By Matthew Russell Lee

UNITED NATIONS, July 29, updated below -- With a Russian pilot still held hostage in Darfur, at the UN in New York Inner City Press asked the head of UN peacekeeping and Sudan's acting Ambassador about the identity of the hostage takers.“So are they Janjaweed?”

  Head peacekeeper Alain Le Roy didn't disagree, but said that the first priority is to get the pilot released. “But if or most probably when that happens, will the UN disclose what they know about how did it?”

  Sudan's charge d'affaires, asked if the hostage takers are or have been aligned with the government, also didn't disagree, and said he thought the pilot would be released soon.

  He told Inner City Press that the flight was to “collect” members of the Liberation and Justice Movement “arrangement committee,” take them to Abache in Chad, and from there to Doha on “regular flights.”

A mid-level Russian diplomat told Inner City Press that Khartoum is “working with the relatives of those who took him,” but that if the pilot is not released soon, “we'll just...”. His voice trailed off.

   A senior Russian diplomat also spoke with Inner City Press, presumably on background.

   What appears to have happened is that a government aligned militia, whether or not called Janjaweed, took the hostage as a sort of cry for help, or money.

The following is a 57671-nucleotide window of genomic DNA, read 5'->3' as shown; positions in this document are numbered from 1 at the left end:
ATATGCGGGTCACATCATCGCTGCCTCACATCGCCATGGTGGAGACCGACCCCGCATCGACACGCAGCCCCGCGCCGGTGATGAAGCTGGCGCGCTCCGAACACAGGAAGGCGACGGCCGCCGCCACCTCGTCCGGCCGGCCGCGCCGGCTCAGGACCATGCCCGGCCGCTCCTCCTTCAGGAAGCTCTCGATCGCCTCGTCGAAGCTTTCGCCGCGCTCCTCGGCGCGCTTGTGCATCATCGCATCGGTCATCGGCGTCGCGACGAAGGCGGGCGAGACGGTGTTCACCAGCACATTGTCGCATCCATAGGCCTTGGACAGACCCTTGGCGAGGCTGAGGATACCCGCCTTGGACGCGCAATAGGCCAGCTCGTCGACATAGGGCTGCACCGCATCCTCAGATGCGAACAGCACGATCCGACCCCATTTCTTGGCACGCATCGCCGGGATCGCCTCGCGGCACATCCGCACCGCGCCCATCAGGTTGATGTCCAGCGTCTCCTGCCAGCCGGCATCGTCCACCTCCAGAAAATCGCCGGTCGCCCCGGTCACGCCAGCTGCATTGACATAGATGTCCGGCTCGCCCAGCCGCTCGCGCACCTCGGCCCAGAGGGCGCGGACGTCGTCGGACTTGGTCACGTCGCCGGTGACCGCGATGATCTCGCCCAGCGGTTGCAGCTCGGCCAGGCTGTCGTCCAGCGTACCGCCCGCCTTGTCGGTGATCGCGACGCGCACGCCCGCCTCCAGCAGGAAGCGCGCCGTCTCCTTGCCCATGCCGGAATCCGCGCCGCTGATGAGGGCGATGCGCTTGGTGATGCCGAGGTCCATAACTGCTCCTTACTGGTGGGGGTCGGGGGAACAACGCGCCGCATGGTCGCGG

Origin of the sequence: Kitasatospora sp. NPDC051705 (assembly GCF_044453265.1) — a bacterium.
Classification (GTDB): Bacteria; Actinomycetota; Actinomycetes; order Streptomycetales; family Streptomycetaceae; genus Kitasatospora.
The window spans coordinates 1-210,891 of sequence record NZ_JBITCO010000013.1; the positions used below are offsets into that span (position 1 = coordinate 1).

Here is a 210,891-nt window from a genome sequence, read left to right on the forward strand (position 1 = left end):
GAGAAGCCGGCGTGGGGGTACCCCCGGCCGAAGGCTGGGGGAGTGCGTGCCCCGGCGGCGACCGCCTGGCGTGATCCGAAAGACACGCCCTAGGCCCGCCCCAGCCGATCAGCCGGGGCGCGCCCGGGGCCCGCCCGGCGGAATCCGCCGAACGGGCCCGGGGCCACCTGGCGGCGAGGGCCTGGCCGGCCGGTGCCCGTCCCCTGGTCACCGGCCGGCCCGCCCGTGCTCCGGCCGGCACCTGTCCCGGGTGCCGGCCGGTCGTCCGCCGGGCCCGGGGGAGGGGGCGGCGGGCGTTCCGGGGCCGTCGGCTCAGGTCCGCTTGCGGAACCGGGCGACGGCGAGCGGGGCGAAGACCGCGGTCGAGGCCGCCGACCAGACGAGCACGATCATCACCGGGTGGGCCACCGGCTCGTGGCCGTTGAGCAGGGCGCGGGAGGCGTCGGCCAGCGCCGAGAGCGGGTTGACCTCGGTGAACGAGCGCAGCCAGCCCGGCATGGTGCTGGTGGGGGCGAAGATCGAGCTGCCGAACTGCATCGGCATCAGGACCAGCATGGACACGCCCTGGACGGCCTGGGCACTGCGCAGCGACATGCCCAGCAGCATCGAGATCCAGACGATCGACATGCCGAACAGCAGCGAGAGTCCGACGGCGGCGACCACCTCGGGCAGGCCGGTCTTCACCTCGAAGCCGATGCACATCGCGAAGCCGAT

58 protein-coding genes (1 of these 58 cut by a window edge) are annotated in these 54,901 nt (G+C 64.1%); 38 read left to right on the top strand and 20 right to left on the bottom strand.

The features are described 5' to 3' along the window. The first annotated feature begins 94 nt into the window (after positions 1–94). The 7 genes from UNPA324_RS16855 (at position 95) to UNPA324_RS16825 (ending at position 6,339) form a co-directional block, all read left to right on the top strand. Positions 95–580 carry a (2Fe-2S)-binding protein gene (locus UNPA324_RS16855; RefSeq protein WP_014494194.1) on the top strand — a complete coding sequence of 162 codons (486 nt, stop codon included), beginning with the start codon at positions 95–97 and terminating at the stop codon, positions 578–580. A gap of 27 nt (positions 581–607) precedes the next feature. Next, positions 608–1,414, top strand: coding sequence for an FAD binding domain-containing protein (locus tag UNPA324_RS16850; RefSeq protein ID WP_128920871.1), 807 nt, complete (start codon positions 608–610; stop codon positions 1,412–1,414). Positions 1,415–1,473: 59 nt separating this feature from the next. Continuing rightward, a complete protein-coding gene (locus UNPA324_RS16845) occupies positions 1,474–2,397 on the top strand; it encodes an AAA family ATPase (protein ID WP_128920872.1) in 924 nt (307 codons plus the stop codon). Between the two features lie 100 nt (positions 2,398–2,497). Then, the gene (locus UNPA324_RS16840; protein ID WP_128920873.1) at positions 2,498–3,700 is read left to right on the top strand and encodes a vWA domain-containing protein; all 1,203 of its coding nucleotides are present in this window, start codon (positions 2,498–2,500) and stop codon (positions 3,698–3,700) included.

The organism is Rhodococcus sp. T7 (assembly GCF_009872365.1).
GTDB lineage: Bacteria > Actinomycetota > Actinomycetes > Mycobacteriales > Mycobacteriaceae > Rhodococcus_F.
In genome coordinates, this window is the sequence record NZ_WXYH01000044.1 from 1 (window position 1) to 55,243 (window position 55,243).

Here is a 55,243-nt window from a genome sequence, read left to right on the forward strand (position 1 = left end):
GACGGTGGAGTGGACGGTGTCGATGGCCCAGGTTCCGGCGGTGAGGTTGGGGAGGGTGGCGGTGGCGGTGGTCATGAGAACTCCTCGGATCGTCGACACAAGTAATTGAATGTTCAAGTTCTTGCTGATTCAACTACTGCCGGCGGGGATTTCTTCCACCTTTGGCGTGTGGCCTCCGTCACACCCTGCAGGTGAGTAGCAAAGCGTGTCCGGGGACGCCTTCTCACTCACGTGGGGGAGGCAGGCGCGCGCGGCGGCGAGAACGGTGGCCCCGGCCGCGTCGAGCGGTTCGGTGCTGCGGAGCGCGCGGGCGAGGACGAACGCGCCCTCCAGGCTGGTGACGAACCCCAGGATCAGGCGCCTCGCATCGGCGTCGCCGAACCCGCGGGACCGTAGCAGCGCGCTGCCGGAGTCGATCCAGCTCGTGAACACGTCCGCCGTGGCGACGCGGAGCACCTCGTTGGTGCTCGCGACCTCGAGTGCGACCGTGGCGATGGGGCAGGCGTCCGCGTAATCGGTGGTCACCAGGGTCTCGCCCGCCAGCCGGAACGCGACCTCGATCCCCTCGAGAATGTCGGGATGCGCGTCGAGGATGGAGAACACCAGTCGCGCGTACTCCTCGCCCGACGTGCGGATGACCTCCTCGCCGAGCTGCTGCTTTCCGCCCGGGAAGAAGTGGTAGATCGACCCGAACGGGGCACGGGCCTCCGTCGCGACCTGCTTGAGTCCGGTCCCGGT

Sources say that government payments to the Janjaweed have actually decreased, now that the Liberation and Justice Movement has been created under the leadership of a UN staff member and is willing to negotiate. And so, this protest. Watch this site.

A helicopter in Darfur, Janjaweed and Russian response not shown

From the UN's transcript of its July 28 noon briefing:

Inner City Press: Russia’s envoy on Darfur, Mr. Margelov, has said that they have received information by Janjaweed, Government connected… It is a direct quote where he says: “It has become clear today that our helicopter pilots are in the hands of regular armed formations that theoretically must obey Khartoum”, Janjaweed. So I am wondering, given that that is a major Member State presumably getting that information from…

Spokesperson Nesirky: As I say, there have been a number of different reports, different media reports and other pieces of information. DPKO [Department of Peacekeeping Operations] is working very closely with our colleagues on the ground to try to establish exactly what happened. And, as I say, the main focus is on finding the pilot.